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[Pension] freedom’s just another word for nothing left to lose

[Pension] freedom’s just another word for nothing left to lose

Midst the cacophony of the Brexit debate and the speculation over the shape of the next budget, the actual effect of the last major changes to the pension system is being glossed over. This is unfortunate as how the current system is performing should be key to the process when it comes to making decisions on how to move forward.

Assuming that the Treasury is concerned about having people provide for their own future, and not just looking for tax-savings to pay down the debt, the actual results of the first year of pension freedoms flag some causes for alarm.

‘People who have worked hard and saved hard all their lives… should be trusted with their own finances.’ the Chancellor declaimed in his 2014 budget speech when he announced the breaking of the annuity shackles and the introduction of pension freedom. Yet, he simultaneously announced a guidance programme in order to give people information on pensions, because it was felt that they didn’t know how to plan to make their savings last for the rest of their life. It is this contradiction that has bedevilled the whole process and may now be leading to major problems after a turbulent year in the markets.

Prior to these changes, all those who had pension pots had either to buy an annuity or a drawdown product, and the vast majority of those with smaller pension pots went down the annuity route, as product providers and advisers nudged them towards the safer option. Now a combination of the high up-front fees for advice post RDR and the constant encouragement of the media means that many are making the decision for themselves.

As annuity sales have wilted, three key other areas have blossomed. Firstly, some have taken their entire pot out and paid the tax. Whilst it’s impossible to know the exact destination of this money, some will be saved for retirement, some undoubtedly went on current spending meaning that there is an increase in the number who have nothing saved for retirement.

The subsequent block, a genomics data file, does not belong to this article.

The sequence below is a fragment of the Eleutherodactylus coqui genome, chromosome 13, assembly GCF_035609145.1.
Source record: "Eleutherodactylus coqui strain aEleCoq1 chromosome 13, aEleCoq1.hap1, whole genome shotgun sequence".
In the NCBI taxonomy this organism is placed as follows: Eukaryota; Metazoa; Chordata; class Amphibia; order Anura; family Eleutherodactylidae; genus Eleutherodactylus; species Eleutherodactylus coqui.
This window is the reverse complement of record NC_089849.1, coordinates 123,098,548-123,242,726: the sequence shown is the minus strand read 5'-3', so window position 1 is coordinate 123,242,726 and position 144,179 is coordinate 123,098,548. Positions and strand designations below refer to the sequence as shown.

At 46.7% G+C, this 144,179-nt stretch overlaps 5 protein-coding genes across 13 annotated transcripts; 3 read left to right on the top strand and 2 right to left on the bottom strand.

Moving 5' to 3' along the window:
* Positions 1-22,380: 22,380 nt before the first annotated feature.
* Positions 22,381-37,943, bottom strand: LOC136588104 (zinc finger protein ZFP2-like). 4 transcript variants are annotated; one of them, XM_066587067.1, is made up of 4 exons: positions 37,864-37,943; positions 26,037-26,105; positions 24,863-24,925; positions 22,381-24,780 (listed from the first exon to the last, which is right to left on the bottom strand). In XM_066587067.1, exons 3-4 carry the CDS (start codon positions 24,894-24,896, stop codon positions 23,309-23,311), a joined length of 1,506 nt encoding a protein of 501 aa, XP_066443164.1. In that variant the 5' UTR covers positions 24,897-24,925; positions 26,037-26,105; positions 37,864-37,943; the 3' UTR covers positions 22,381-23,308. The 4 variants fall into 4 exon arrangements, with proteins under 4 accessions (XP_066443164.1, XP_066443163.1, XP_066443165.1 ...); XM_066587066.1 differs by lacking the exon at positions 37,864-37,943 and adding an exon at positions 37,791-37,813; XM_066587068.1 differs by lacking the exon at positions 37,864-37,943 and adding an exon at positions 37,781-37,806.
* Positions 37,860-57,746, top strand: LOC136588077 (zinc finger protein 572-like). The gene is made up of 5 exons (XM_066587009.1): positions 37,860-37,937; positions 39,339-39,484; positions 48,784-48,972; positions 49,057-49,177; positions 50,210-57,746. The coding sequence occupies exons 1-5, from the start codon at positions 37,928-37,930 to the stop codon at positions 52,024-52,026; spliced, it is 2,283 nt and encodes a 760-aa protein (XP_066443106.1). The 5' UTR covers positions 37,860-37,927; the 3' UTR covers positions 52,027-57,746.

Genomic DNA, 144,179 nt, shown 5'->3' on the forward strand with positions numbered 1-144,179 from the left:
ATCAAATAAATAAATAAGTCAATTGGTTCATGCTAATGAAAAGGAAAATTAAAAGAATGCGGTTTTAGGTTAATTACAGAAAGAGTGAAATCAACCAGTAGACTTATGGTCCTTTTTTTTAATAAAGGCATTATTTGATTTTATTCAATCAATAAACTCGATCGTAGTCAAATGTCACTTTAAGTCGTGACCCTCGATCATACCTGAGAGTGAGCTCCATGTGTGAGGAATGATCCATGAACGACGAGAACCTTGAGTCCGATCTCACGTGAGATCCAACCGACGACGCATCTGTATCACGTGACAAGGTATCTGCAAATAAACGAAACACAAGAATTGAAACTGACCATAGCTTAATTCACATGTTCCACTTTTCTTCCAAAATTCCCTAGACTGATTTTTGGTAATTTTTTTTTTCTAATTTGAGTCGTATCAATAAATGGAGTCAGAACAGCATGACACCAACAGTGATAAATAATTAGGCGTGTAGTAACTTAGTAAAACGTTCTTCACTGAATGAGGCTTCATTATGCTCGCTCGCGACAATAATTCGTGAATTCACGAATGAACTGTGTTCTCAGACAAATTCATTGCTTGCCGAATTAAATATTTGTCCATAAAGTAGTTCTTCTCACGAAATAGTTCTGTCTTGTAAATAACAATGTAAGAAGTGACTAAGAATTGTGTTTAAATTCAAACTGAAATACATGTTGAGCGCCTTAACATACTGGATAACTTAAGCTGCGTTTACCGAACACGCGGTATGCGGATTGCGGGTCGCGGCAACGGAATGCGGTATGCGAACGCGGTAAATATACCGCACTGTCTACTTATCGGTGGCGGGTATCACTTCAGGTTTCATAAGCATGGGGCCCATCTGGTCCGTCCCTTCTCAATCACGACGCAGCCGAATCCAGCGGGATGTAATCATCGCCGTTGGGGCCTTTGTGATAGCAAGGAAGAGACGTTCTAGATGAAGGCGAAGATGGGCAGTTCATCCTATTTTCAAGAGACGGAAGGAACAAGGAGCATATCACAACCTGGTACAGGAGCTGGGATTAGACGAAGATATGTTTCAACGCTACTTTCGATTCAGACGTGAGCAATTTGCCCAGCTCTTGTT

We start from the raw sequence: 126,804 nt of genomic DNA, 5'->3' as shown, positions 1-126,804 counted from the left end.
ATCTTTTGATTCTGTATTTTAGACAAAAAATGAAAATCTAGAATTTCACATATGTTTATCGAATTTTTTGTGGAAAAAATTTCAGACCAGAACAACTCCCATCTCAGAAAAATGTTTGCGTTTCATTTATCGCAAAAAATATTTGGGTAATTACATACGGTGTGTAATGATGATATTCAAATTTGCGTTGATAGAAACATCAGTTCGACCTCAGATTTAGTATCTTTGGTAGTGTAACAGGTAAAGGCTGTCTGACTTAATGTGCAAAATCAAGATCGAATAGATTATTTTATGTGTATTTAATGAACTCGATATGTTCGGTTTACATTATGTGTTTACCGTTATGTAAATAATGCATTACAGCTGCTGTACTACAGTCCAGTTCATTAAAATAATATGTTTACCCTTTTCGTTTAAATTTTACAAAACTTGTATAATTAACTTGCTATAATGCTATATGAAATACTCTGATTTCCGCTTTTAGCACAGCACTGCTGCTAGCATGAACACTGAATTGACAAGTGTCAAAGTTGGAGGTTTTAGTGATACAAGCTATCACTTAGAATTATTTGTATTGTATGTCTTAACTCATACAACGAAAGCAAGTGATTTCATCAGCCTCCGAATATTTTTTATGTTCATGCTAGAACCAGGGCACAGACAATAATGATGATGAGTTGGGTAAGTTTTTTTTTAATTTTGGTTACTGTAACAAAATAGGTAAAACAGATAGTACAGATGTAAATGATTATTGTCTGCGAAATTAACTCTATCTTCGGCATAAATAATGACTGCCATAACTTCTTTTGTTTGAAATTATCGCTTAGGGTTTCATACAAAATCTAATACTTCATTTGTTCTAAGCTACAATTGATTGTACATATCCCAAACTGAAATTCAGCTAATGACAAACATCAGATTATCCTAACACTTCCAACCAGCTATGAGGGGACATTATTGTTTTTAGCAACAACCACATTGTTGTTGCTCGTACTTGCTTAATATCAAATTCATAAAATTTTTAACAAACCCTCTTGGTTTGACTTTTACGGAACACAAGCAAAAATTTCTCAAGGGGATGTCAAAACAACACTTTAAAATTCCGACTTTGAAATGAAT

Secondly, some have been the victim of scammers and have lost part or all of their money. Given the suddenness with which people found themselves in control of a pot of money there were clearly golden opportunities for scammers and, according to consumer programmes and experts, there are significant numbers of people who have been defrauded of their lifetime savings, again increasing the number of those who now have no retirement savings.

Finally, there is a significant segment that rejected the idea of annuity, given the endless media, regulatory and political comment about what bad value they were, particularly if you died early. This led many into unadvised drawdown purchases where the unfortunately timed collapse of the FTSE has meant that many are suffering from pound-cost-ravaging of their pension pots and will therefore have far less money to live on in their old age and will now run out of money much earlier, once more increasing the burden on the state.

Rushing to make changes to the tax incentives for saving whilst ignoring the mixed outcomes of the prior changes to the decumulation stage is dangerous and does tend to back up the argument that the government is more interested in getting large tax increases to offset their debt problem rather than to truly create a decent pension environment.

Budget 2016’s pension provisions should seek to ameliorate the problems introduced by the earlier reforms before rushing headlong into changes to the savings encouragement stage. Otherwise we will end up with fewer and fewer people with savings for their old age and an increasing pressure on taxpayers to plug the gap. If that happens, it won’t just be Bobby McGee who’ll be singing the blues.

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